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Soldiers never give up. Charlie Linville is living proof. The ex-Marine who lost is leg has become the first wounded war veteran to scale Mount Everest, a 29,000-feet trek that took him to the top of the world’s tallest mountain.

 

Linville intended to climb Everest using his prosthetic leg. To many, it would seem like an impossibility. Plenty of people who have trained for years still can’t make the climb. But Linville said, “Nothing is going to stand in my way.” He was right.

 

From the Frontlines to the Top of Mount Everest

Linville is a former Marine who served in Afghanistan. The 30-year-old from Boise, Idaho, lost his leg while deployed on the bomb disposal unit. Linville had a lot to live for; the father of two wasn’t about to let an amputated leg slow him down from living life to the fullest. His first two attempts to climb Everest were cut short; in 2013, an avalanche killed 16 people, and in 2015, a 7.8-magnitude earthquake made the hike impossible.

 

According to Linville, reaching the top of the mountain has never been a personal dream. It’s all for the Heroes Project, a non-profit organization committed to restoring hope to veterans who were severely wounded during combat.

 

Climbing Mount Everest is more than just a personal achievement for Linville; it’s proof to veterans everywhere that life doesn’t stop after losing a part of your body. The Heroes Project organizes major expeditions for wounded veterans that provide therapeutic challenges to help them realize their own inner strength.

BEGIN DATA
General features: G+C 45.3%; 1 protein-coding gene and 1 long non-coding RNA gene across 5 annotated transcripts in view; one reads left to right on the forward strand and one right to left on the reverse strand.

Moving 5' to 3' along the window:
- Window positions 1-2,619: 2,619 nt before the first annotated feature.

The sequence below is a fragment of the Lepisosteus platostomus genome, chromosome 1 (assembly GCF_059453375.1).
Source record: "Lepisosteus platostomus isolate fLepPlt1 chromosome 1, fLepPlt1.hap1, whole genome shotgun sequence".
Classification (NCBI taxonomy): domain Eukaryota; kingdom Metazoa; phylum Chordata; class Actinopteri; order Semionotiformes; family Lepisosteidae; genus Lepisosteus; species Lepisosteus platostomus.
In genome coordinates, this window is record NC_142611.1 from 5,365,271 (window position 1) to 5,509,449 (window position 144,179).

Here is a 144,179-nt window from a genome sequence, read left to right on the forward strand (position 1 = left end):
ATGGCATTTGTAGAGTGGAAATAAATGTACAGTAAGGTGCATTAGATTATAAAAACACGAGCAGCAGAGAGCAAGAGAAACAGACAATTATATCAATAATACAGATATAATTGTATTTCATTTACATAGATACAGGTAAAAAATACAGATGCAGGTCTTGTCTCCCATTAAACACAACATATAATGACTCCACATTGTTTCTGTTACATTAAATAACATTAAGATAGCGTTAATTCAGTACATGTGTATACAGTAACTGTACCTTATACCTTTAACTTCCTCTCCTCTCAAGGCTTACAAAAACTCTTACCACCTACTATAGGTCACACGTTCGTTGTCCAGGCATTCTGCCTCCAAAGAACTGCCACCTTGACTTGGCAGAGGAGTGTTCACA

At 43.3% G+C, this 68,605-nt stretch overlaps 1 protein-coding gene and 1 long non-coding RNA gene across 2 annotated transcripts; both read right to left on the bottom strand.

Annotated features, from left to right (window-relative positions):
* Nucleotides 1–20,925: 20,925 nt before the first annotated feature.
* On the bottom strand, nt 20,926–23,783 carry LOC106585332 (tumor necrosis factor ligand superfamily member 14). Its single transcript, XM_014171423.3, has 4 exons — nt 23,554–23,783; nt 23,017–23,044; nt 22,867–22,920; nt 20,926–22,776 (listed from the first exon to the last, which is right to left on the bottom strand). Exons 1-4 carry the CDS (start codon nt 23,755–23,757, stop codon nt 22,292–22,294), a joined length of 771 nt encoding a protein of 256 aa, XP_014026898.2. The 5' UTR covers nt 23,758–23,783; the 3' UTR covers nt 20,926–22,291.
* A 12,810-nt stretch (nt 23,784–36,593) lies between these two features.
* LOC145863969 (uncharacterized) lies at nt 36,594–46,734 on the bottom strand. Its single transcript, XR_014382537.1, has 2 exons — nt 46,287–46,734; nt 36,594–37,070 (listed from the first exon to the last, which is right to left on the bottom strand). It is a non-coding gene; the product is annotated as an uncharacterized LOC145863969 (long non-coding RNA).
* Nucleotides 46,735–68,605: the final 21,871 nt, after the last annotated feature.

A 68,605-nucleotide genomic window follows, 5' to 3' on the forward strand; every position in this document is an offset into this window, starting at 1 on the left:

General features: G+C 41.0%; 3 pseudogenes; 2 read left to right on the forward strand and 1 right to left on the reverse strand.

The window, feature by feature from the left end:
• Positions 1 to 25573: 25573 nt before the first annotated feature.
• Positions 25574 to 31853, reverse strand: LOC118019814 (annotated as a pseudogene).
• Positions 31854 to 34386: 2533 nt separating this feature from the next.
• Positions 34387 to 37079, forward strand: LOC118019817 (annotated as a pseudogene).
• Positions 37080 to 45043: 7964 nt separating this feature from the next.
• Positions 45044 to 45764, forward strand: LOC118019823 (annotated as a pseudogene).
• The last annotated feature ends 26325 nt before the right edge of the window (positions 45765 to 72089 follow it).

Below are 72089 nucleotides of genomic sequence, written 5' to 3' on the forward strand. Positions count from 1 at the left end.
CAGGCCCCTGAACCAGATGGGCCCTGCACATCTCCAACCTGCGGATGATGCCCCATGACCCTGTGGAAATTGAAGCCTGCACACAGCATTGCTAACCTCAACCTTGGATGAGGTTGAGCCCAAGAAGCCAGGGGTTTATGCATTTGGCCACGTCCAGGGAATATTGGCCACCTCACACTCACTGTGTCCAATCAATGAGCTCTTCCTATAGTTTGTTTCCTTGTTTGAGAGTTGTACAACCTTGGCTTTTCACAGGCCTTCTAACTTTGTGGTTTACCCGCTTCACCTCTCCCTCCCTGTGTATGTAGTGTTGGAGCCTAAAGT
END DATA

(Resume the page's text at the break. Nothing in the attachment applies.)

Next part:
Veterans like Charlie Linville have reached the highest peaks in the world and overcome physical excursions. Over 1,600 war veterans have lost a major limb since 2001, and thousands more have suffered major traumatic brain injuries.

 

The Heroes Project is oriented around helping soldiers shift their focus to the abilities they have, not the ones they’ve lost.

 

Overcoming the Past

According to Linville, Mount Everest was a chance to “overcome the demons from war” and change. Linville attempted his own hike with another veteran on a separate team. The soldiers are just two of many who will rely on the Heroes Project to rediscover themselves post-war injuries.

 

War changes everyone who experiences it, but Linville and his comrades are living proof that life does go on.